Download Tail.pm.diff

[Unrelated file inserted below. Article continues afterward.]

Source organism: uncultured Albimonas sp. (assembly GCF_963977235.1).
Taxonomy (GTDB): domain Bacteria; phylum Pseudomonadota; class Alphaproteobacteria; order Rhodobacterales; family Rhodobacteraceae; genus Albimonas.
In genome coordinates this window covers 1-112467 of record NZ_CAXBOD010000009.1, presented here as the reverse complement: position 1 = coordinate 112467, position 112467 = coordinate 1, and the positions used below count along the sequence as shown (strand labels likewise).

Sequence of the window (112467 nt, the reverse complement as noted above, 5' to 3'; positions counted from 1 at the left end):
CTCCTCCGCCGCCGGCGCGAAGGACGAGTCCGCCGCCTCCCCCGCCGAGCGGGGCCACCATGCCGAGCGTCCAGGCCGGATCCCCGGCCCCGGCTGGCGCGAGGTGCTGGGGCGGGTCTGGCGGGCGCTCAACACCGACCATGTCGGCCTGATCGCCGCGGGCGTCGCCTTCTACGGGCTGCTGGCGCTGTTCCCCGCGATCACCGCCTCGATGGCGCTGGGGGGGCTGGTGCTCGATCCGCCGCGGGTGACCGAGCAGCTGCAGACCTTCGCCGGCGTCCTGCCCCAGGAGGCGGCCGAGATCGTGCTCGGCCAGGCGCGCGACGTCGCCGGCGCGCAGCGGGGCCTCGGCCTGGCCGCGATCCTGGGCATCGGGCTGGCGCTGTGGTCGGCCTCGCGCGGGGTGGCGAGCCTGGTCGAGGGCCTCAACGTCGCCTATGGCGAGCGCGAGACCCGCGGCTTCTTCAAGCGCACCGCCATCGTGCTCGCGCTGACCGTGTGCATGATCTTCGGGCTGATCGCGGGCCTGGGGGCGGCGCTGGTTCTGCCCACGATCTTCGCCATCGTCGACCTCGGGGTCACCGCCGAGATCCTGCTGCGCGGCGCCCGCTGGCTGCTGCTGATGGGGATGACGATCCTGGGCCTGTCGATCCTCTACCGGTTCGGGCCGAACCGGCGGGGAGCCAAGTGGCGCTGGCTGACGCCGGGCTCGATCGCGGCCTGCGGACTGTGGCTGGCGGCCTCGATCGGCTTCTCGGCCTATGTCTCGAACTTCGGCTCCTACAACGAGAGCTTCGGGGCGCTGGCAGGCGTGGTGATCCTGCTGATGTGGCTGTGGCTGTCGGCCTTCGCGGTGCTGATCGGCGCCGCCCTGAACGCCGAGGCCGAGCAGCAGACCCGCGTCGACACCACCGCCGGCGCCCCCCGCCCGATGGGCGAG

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--- Tail.pm.orig 2005-05-10 15:34:22.000000000 -0400 +++ Tail.pm 2005-06-09 14:35:17.001250000 -0400 @@ -183,6 +183,12 @@ return $self->{ignore_nonexistant}; } +sub io_tolerant { + my $self=shift; + $self->{io_tolerant}=shift if @_; + return $self->{io_tolerant}; +} + sub TIEHANDLE { my $ref=new(@_); } @@ -269,6 +275,8 @@ } # $object->{curpos}=0; # ADDED 25May01: undef warnings when # $object->{endpos}=0; # starting up on a nonexistant file + # Added June 9, 2005: handle partition issues + $object->{"io_tolerant"}=($params{"io_tolerant"} || 0); return $object; } @@ -393,15 +401,38 @@ my $object=shift @_; my $old_lastcheck = $object->{lastcheck}; + + # Added June 9, 2005: Will complain if not defined (partition issues) + # The sysseek below will return undef - therefore, save off old position + my $old_endpos = $object->{"endpos"}; + $object->{"lastcheck"}=time; - unless ($object->{handle}) { + unless ( defined($object->{handle}) ) { $object->reset_pointers; - unless ($object->{handle}) { # This try did not open the file either + unless ( defined($object->{handle}) ) { # This try did not open the file either return 0; } } $object->{"endpos"}=sysseek($object->{handle},0,SEEK_END); + + # When filesystem partions are dismounted - File::Tail will complain about null endpos value + + unless ( defined($object->{"endpos"}) ) { + + if ( $object->{"io_tolerant"} ) { + # Close handle - want to treat it as a new file + close($object->{handle}); + $object->{handle} = undef; + $object->reset_pointers; + # No need to proceed + return 0; + } else { + # Assign last known endpos + $object->{"endpos"} ||= $old_endpos; + } + } + if ($object->{"endpos"}<$object->{curpos}) { # file was truncated $object->position; } elsif (($object->{curpos}==$object->{"endpos"}) @@ -704,6 +735,26 @@ opened or when it is to be reopened. (File may be reopened after resetafter seconds have passed since last data was found.) +=item io_tolerant + + Treat file as new (first time opened) when the system loses +the partition where the file resides. This is particularly useful +in high available (HA) systems configured in an active/passive +configuration. If not specified, File::Tail remembers the last +position of the file it monitored and resumes monitoring from the last +known location (otherwise may duplicate monitored lines especially +if the file is written to and monitored on the other node). + +Default value is 0 (off). + +In the following case, we would want to set io_tolerant: + + 1. Node A monitors a file on an HA partition + 2. Node B tries to monitor a file that is not there + 3. Node A fails to node B + 4. Node B start monitoring the file and app writes to the file + 5. Node B fails back to node A + =item tail When first started, read and return C<n> lines from the file.